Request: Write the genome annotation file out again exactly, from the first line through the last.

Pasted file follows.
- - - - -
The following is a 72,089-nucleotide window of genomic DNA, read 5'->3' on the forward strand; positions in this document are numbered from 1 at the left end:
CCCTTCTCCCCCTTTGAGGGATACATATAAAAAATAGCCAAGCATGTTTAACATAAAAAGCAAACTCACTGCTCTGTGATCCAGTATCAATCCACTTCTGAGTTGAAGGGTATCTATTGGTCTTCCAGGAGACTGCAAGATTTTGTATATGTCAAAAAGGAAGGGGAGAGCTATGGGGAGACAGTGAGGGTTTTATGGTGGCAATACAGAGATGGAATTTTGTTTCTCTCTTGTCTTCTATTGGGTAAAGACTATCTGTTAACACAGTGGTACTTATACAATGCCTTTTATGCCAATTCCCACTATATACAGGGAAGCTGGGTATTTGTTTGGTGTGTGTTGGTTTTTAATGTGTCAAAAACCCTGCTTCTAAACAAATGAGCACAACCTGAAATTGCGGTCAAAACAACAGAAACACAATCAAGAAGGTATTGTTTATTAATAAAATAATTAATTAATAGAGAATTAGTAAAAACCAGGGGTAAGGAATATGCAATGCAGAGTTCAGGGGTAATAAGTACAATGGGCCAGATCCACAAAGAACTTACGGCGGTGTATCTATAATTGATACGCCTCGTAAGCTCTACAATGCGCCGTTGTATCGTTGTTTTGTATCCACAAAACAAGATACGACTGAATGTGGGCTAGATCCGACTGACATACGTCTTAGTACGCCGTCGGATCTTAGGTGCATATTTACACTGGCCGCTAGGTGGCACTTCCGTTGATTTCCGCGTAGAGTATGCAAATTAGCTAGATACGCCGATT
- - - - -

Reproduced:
The following is a 72,089-nucleotide window of genomic DNA, read 5'->3' on the forward strand; positions in this document are numbered from 1 at the left end:
CCCTTCTCCCCCTTTGAGGGATACATATAAAAAATAGCCAAGCATGTTTAACATAAAAAGCAAACTCACTGCTCTGTGATCCAGTATCAATCCACTTCTGAGTTGAAGGGTATCTATTGGTCTTCCAGGAGACTGCAAGATTTTGTATATGTCAAAAAGGAAGGGGAGAGCTATGGGGAGACAGTGAGGGTTTTATGGTGGCAATACAGAGATGGAATTTTGTTTCTCTCTTGTCTTCTATTGGGTAAAGACTATCTGTTAACACAGTGGTACTTATACAATGCCTTTTATGCCAATTCCCACTATATACAGGGAAGCTGGGTATTTGTTTGGTGTGTGTTGGTTTTTAATGTGTCAAAAACCCTGCTTCTAAACAAATGAGCACAACCTGAAATTGCGGTCAAAACAACAGAAACACAATCAAGAAGGTATTGTTTATTAATAAAATAATTAATTAATAGAGAATTAGTAAAAACCAGGGGTAAGGAATATGCAATGCAGAGTTCAGGGGTAATAAGTACAATGGGCCAGATCCACAAAGAACTTACGGCGGTGTATCTATAATTGATACGCCTCGTAAGCTCTACAATGCGCCGTTGTATCGTTGTTTTGTATCCACAAAACAAGATACGACTGAATGTGGGCTAGATCCGACTGACATACGTCTTAGTACGCCGTCGGATCTTAGGTGCATATTTACACTGGCCGCTAGGTGGCACTTCCGTTGATTTCCGCGTAGAGTATGCAAATTAGCTAGATACGCCGATT